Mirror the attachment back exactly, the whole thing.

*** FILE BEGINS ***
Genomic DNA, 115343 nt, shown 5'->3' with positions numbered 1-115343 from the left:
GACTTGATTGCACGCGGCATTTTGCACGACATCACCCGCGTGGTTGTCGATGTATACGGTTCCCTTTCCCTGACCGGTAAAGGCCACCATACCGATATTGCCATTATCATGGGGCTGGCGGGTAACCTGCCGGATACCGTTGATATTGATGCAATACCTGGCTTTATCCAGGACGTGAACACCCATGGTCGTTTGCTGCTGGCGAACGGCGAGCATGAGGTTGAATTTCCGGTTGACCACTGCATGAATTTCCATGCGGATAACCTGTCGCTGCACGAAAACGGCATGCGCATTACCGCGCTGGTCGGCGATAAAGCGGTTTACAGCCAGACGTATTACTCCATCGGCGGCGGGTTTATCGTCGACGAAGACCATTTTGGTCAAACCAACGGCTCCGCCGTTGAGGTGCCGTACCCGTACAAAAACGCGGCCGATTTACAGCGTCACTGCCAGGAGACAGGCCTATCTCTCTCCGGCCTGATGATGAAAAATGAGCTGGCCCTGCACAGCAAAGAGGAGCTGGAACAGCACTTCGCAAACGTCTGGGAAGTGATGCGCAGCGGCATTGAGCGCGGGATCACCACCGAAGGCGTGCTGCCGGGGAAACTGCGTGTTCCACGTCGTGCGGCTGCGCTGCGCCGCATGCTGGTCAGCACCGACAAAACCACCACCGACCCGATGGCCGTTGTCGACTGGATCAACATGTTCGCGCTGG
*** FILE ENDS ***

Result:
Genomic DNA, 115343 nt, shown 5'->3' with positions numbered 1-115343 from the left:
GACTTGATTGCACGCGGCATTTTGCACGACATCACCCGCGTGGTTGTCGATGTATACGGTTCCCTTTCCCTGACCGGTAAAGGCCACCATACCGATATTGCCATTATCATGGGGCTGGCGGGTAACCTGCCGGATACCGTTGATATTGATGCAATACCTGGCTTTATCCAGGACGTGAACACCCATGGTCGTTTGCTGCTGGCGAACGGCGAGCATGAGGTTGAATTTCCGGTTGACCACTGCATGAATTTCCATGCGGATAACCTGTCGCTGCACGAAAACGGCATGCGCATTACCGCGCTGGTCGGCGATAAAGCGGTTTACAGCCAGACGTATTACTCCATCGGCGGCGGGTTTATCGTCGACGAAGACCATTTTGGTCAAACCAACGGCTCCGCCGTTGAGGTGCCGTACCCGTACAAAAACGCGGCCGATTTACAGCGTCACTGCCAGGAGACAGGCCTATCTCTCTCCGGCCTGATGATGAAAAATGAGCTGGCCCTGCACAGCAAAGAGGAGCTGGAACAGCACTTCGCAAACGTCTGGGAAGTGATGCGCAGCGGCATTGAGCGCGGGATCACCACCGAAGGCGTGCTGCCGGGGAAACTGCGTGTTCCACGTCGTGCGGCTGCGCTGCGCCGCATGCTGGTCAGCACCGACAAAACCACCACCGACCCGATGGCCGTTGTCGACTGGATCAACATGTTCGCGCTGG